When I was a child, I was curious about the process of discovery, and of how we come up with ideas. I was also, from time to time, confused by how we are required to think about math problems in school. Like any other student (including mine to this day). I remember being upset in elementary school at a math problem about a parcel tied with three strings, each running over four sides of the box in a plane perpendicular to the others, and somehow there was supposed to be one knot that tied all three strings together... I don't think so. So I didn't get the officially "correct" answer to that problem. And I found strength in gaining the certainty that I never would get that "correct" answer, because the problem was ill-posed. When I was trying to do the best possible job learning something, I always felt that I needed to assimilate the concept I was studying, that I needed to make it mine. And sometimes, in order to do that, I would need to come up with my own way of doing things. In one instance, my ninth-grade math teacher got very upset and gave me the hairdryer treatment in front of the class because I had solved algebra homework using a different method from the one he had taught us (which I hadn't understood) and because he thought some tutor had solved it for me instead of me trying to learn what he had taught us. The method I used was correct, if more complicated. It was also entirely my own. I had tried to understand the teacher's method and it made no sense to whom I was at the time, so I had to do something... In seventh grade, we had been told about careers in scientific research, and that struck me as the best (the only at the time!) way to cultivate that interest in discovery, in the context of a job, since most of us have to have one and I had no idea what I wanted to do. (Actually, I still don't, but I've managed to love what I was doing for most of my life so far and for that I'm very grateful.) Then puberty and high school happened and I forgot about research. Until I met physics professors in college who were teaching us not to memorize anything, because they didn't, and sure led by example. Then it all came rushing back! Problem solving! Research! Yes! In terms of major, I still liked programming computers as much as doing physics and was undecided. But after two years of college the CS Department told me I wasn't good enough at math to major in CS so I became a physics major and learned quantum mechanics instead (somehow I still did OK with all the math there... go figure).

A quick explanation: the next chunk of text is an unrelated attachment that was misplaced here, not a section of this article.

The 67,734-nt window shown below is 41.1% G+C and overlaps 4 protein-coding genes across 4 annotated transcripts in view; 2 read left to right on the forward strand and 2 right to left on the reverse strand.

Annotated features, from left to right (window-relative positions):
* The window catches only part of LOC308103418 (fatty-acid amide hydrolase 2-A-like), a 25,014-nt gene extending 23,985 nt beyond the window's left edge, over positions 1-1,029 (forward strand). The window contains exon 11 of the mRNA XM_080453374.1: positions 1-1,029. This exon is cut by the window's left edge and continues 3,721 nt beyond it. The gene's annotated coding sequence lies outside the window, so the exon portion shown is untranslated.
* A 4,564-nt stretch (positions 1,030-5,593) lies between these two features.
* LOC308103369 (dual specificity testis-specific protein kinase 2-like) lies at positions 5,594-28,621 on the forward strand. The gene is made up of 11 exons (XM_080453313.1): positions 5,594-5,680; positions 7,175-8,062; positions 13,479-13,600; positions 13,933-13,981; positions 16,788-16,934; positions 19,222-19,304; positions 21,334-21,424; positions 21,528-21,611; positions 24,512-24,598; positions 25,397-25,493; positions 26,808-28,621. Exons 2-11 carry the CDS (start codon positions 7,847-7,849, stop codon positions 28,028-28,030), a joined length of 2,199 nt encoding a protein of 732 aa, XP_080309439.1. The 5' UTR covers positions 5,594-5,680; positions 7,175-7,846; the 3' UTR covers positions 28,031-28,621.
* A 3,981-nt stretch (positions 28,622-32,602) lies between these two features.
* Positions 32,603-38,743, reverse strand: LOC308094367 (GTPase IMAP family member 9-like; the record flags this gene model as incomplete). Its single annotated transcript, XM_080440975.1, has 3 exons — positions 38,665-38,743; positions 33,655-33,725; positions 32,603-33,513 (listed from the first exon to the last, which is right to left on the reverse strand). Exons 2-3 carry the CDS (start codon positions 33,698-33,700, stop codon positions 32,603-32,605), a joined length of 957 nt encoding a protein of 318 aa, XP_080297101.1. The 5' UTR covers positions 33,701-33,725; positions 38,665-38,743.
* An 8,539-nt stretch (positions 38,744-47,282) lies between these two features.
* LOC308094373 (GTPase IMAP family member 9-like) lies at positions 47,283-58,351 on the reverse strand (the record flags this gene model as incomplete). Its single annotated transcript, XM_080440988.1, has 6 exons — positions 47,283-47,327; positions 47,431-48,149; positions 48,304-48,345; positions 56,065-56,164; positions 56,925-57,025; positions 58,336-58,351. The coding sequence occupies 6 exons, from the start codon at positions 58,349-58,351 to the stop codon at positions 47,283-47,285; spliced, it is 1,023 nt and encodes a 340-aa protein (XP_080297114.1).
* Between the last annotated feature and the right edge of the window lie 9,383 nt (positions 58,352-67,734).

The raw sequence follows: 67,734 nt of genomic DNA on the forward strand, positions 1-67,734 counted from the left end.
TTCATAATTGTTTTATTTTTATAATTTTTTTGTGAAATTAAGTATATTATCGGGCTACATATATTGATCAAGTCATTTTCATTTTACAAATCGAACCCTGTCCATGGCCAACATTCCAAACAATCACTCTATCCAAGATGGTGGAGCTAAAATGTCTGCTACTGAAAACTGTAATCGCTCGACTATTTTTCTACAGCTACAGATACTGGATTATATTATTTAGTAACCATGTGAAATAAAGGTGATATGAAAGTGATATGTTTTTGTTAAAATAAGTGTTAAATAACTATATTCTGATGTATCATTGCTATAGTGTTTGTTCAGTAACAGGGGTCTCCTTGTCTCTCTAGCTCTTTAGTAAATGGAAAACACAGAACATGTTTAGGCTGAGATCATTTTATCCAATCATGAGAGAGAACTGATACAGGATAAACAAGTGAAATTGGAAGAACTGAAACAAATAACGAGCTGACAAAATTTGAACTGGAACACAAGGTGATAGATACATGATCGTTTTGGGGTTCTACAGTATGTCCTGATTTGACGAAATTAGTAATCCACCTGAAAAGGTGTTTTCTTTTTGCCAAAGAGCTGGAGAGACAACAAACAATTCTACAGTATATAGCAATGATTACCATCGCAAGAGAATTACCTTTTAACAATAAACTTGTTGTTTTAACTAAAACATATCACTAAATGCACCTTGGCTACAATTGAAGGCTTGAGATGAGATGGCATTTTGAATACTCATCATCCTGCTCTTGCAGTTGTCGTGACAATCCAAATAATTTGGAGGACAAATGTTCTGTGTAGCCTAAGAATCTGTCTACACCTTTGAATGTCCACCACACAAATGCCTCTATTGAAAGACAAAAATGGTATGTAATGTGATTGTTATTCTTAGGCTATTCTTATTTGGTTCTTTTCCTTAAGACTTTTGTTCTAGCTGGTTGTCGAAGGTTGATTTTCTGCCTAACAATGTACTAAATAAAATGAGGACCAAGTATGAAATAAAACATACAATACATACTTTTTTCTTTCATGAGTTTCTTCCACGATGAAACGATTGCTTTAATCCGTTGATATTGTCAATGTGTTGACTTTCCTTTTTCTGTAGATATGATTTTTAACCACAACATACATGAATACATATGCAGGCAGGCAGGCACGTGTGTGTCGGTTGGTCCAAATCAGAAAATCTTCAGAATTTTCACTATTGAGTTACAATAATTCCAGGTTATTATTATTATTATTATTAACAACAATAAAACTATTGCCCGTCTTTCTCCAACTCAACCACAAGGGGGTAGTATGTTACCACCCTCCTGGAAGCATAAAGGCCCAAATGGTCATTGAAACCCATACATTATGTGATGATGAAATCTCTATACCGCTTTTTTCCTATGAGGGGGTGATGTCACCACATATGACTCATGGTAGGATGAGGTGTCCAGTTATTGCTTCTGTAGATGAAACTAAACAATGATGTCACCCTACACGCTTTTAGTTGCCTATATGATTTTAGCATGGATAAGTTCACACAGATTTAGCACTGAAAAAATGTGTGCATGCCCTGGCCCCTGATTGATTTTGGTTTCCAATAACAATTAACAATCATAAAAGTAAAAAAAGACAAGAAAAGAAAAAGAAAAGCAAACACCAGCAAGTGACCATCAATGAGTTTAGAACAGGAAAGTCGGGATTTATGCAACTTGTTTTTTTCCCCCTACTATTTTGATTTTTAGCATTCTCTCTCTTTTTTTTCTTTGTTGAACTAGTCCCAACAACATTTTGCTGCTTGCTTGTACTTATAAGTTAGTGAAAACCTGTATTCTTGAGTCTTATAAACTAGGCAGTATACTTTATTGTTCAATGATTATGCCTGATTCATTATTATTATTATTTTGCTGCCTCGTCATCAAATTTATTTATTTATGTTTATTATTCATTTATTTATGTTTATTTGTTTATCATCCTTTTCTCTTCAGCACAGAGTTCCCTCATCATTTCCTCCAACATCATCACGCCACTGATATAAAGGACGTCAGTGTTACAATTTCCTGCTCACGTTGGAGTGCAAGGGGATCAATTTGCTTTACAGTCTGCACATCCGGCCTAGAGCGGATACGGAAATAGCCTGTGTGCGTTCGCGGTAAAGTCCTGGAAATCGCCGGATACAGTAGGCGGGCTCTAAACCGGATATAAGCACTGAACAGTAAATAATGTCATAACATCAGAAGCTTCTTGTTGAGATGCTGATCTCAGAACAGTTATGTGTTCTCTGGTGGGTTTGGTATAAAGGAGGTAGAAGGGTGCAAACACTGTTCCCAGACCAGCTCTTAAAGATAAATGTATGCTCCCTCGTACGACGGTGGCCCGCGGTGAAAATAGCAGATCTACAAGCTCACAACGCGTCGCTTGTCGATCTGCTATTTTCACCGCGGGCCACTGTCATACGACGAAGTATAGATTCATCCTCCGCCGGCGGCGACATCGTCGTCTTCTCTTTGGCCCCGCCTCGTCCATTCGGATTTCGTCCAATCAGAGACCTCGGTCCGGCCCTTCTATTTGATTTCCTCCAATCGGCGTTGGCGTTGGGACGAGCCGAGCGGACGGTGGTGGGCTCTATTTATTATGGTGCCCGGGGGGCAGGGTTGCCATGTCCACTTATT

So here I am now. Still wondering how we get ideas and how discovery happens. Will you join me?
WARNING -- Too much head scratching may be detrimental to hair retention.
WARNING -- Correlation isn't causation.